(Bloomberg) -- A different type of March Madness found its way into New York federal court.
Federal prosecutors looking into bribery at the highest levels of college basketball protested leaks of court documents detailing payments to players, saying the premature disclosure of evidence could endanger their investigation. The revelation contributes to a cloud hanging over the sport just days before the field of teams for the national tournament is unveiled.
Assistant coaches, agents and sportswear company representatives have been charged with facilitating bribes and kickbacks to entice high school basketball players to join premier college programs. The indictments follow a three-year probe into National Collegiate Athletic Association basketball. The investigation was thrust back into the spotlight last week when Yahoo Sports reported that hundreds of pages of documents from the probe showed an "underground recruiting operation."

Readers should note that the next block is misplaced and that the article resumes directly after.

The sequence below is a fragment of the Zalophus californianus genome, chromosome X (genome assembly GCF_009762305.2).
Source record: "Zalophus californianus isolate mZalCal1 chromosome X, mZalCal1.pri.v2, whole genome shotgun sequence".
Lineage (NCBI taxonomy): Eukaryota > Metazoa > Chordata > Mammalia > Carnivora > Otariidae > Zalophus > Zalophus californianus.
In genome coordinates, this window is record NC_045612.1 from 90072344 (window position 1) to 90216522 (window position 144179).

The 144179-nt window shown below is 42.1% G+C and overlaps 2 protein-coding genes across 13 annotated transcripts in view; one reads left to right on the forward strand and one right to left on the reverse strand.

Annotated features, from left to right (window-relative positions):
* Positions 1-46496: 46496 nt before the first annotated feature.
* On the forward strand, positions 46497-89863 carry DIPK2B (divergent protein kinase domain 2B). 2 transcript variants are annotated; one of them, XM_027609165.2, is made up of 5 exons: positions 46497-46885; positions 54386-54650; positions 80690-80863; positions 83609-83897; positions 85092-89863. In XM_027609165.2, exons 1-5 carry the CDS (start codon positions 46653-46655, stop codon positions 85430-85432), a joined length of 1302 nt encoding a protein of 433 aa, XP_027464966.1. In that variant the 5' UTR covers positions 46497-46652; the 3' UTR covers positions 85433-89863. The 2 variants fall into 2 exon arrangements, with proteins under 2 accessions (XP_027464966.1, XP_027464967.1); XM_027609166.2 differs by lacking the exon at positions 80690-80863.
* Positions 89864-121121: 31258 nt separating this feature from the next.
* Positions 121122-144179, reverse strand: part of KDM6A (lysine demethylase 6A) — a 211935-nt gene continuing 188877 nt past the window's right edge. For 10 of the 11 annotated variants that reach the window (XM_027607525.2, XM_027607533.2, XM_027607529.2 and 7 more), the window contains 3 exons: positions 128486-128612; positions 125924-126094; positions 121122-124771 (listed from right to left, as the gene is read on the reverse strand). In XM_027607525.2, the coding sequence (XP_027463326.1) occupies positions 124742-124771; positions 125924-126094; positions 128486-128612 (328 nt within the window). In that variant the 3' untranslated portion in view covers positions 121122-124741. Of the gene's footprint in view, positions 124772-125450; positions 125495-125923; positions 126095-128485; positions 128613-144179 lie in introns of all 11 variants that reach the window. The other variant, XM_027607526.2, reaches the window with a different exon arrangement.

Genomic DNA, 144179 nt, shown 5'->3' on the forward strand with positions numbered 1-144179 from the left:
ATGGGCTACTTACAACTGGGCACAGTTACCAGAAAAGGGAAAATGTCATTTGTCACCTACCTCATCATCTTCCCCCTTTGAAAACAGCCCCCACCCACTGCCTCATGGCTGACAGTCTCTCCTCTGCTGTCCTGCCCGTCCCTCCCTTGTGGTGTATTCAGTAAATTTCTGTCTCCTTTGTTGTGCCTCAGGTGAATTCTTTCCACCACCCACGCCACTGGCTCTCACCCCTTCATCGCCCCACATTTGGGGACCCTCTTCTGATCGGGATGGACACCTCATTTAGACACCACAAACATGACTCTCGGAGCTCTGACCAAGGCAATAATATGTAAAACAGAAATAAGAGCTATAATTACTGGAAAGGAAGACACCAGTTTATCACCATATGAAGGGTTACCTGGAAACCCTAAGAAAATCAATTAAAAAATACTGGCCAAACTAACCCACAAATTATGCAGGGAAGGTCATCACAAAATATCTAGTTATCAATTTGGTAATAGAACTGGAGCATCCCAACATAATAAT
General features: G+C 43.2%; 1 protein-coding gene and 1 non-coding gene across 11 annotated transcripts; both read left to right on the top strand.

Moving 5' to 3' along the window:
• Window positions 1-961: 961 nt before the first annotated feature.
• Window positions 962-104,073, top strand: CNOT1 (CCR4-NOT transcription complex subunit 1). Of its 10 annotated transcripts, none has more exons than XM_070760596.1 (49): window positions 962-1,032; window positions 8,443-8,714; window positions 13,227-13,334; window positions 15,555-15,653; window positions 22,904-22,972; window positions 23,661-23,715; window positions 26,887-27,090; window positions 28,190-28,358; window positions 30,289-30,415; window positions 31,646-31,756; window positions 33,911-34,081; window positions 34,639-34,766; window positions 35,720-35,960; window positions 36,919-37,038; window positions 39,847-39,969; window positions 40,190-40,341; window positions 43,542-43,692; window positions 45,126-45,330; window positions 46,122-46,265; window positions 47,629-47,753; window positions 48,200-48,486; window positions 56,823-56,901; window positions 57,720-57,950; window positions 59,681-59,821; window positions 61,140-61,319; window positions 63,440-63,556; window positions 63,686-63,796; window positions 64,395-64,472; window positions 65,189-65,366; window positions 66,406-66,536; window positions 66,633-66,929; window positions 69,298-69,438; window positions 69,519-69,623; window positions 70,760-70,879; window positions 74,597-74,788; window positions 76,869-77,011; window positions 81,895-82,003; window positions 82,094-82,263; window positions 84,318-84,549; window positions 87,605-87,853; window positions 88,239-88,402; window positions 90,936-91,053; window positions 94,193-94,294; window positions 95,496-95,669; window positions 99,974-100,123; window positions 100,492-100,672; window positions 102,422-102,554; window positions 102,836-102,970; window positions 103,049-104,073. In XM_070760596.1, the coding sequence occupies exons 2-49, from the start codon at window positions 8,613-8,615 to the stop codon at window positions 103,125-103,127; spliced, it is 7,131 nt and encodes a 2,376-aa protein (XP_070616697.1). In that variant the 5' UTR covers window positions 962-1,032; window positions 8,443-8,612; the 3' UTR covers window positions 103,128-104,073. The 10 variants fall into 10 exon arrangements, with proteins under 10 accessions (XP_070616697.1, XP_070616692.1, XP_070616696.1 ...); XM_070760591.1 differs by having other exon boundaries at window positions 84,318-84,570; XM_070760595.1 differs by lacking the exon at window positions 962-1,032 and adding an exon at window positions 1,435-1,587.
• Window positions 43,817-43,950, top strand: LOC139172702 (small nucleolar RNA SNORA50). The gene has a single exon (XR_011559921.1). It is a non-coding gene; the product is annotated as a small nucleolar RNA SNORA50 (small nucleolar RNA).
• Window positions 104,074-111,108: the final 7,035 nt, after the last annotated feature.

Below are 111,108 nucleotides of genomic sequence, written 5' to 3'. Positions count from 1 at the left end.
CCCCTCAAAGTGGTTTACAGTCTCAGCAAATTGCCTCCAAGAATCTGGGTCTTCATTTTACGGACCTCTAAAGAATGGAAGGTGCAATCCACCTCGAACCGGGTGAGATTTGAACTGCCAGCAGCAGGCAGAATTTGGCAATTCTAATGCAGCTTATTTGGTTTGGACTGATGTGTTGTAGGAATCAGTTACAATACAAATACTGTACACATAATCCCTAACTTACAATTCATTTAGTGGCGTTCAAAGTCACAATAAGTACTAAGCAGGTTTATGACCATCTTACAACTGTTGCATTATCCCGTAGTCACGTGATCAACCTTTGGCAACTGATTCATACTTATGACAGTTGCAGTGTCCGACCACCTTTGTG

During a pretrial hearing Wednesday, Assistant U.S. Attorney Ted Diskant called the leak "very, very concerning." He urged U.S. District Judge Lewis A. Kaplan to look into the matter.
Defense attorneys denied that they were the source of the leaks and said the judge should investigate further. Michael Schachter, a lawyer for former Adidas AG executive James Gatto, said he had raised concerns with prosecutors that they had designated too many documents as confidential and urged Kaplan to push them to see if law enforcement was the source of the leak.
Kaplan told both sides to expect a revised order on procedures for confidential documents in order to not jeopardize the probe or a fair trial.
"This stops now," the judge said, "wherever it came from."
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